A love story, part four. Graciously rattling the collection bucket

A love story, part four. Graciously rattling the collection bucket

Not everybody is lucky enough to discover their vocation immediately. Whereas I was obviously doomed to be a great poet, others often vacillate between any number of options. Indeed some people don’t so much discover their calling as have it thrust upon them.

Hindle Walbarrow is perhaps a good example of just how life can lead a chap down strange paths. Indeed, just to recount the story of Hindle, I have had to lead you, gentle reader, down many strange byways. Still let us now turn our beneficent gaze upon young Hindle and his career. In spite of total apathy on the part of his mother, and total absence on the part of whoever performed the duties of becoming his father, Hindle was a pleasant youth. Indeed it might be said that he brought himself up well. He discovered early on that he had a facility for numbers. In happier circumstances he might have earned good money calculating the odds for one of the better bookmakers. As he was he found a place in the employ of the House of Bumblewin. His role was that of a ‘computer’. He and several others would sit at their desks doing the intricate mathematical calculations necessary to create a compound interest table. Indeed he advanced so far that he was allowed to calculate the various results resulting from the various levels of impost.

Given that he was not keen to return to the bosom of his family (such as it was) at the end of the working day, he looked around for accommodation. Here his general decency came to his aid. Whereas clerks would often consider themselves a cut above those lesser beings who didn’t turn up to work wearing a cravat and shiny shoes, Hindle would cheerfully talk to anybody. So he was on excellent terms with the caretaker and was doted upon by the two elderly ladies who pushed a trolley laden with beverages around the offices. Even the grand individual who stood at the front door in frock coat and tall hat to welcome (or otherwise) visitors was known to unbend so much as to wink at Hindle as he entered.

It was the caretaker who told Hindle that the night caretaker had passed away and a replacement was sought. The night caretaker had a quiet room at the back of the usurers’ offices where he slept, stored the miscellaneous impedimenta of the caretaker’s trade, and generally did whatever cooking, washing and personal grooming as he considered necessary. Hindle, with the caretaker’s support, applied for the job.

The problem is that Bumblewins are not keen on their clerks doing other jobs at night. So Hindle had to affect a disguise. After some thought he ruffled his hair, rubbing a little chalk into his beard and temples to ‘age’ him, and appeared at the interview in the ordinary long trousers and tunic of a simple working man. Given his references (from the caretaker) he was immediately offered the job.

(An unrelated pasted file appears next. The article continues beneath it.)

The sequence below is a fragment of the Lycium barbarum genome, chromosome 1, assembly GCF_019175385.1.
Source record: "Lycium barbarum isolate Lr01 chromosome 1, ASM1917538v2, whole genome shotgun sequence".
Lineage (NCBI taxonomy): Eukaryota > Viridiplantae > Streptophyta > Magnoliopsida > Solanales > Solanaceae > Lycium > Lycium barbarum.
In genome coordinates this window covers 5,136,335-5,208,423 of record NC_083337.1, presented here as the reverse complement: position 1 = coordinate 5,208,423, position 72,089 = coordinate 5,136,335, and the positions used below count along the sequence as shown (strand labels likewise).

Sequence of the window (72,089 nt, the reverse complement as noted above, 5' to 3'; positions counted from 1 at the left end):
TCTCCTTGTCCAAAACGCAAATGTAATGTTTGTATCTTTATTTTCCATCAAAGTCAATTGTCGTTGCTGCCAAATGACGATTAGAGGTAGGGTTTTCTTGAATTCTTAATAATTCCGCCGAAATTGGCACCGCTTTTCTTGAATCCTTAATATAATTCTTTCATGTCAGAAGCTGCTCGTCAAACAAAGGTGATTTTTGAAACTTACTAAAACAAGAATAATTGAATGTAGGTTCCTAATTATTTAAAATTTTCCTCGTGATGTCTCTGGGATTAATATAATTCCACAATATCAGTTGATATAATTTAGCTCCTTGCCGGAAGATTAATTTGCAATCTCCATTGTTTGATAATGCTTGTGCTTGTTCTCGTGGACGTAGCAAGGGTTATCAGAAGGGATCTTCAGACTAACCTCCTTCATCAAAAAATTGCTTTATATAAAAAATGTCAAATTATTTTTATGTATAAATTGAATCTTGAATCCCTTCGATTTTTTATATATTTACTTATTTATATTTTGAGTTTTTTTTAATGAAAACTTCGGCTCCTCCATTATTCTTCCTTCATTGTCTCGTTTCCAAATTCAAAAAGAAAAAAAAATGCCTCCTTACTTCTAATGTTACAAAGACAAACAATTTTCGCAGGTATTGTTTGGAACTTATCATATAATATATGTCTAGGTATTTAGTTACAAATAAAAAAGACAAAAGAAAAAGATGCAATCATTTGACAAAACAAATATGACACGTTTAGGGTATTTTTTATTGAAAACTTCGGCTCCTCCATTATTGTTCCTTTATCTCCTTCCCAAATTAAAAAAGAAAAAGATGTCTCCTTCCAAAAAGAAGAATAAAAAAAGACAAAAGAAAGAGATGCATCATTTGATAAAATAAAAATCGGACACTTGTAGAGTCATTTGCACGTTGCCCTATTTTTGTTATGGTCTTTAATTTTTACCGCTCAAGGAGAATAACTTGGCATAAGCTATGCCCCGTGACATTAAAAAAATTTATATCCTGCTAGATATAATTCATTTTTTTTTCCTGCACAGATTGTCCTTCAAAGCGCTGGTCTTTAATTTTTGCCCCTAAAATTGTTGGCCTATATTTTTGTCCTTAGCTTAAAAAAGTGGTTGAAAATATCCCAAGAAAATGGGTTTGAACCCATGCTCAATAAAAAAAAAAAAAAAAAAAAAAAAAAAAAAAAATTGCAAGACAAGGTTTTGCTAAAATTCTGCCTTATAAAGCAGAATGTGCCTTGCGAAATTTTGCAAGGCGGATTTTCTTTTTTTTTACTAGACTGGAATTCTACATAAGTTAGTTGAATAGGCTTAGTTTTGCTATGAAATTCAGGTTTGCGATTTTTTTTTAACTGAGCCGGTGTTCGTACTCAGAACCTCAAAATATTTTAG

So during the evening when nobody was about, Hindle would clean and tidy the offices, and next morning, dressed as himself, he would turn up to work as a computer.

Misfortune struck when Bumblewins discovered they could hire an idiot savant from the Insane Asylum for less than the cost of a single computer. Indeed he could easily replace all five. Within hours of this discovery being made, Hindle was told he was no longer an employee. It was indeed lucky that he still had his night caretaker’s job. The money was derisory but he did have a room and all the coal he could burn on his stove. So next morning when he awoke he pondered his future. It was as he looked at his face in the mirror (he still wore his night caretaker’s face and hair) he realised that he did indeed look like a man well into middle years who had had a rough life. As he stared at the face he was irresistibly reminded of some of the beggars he had met. But begging is not for everybody in Port Naain. They have a powerful guild and may Aea have mercy on anybody begging without guild affiliation.

Then it occurred to him. Mendicant monks are not beggars, thus may collect alms without offending the guild. He would become a mendicant.

This he did, picking up the robes from one of the second hand clothes stores. But whilst he could dress the part, could he ‘be’ the part? Dredging his memory for stories it seemed to him that mendicants ought to be wise. After all they were monks who had renounced everything in the quest for something or the other. So how to be wise?
Then he had a moment of revelation. If he talked little but dropped deep and meaningful aphorisms into the conversation, people could well think of him as wise. As an aside I would suggest that the easy route to wisdom is through saying little and listening more. Still, in the guise of Hindle Walbarrow, he visited Alen Gaetz Books, Port Naain’s leading second hand bookshop, and looked for inspiration. He was lucky. Apparently there was a table that was being held level by the use of books that nobody wanted. Yet that very morning, somebody had purchased one of the books. It was. ‘The art of the carpenter with illustrations for the edification of the discerning.’ The substantial volume was hastily removed from under one table leg but this mean that another table leg was now too high. It had been held steady thanks to the use of ‘Trastin Leer’s fourth volume of collected Literary Aphorisms.’ This volume had to be removed as well. It had been placed on the table just as Hindle arrived. He saw it and bought it.

Now this book had one considerable advantage over similar volumes. Its contents were largely unknown. After all, virtually nobody had read it. Hindle took it back to his humble abode and studied it closely, memorising those phrases he felt fitted best with his quasi-theologian status.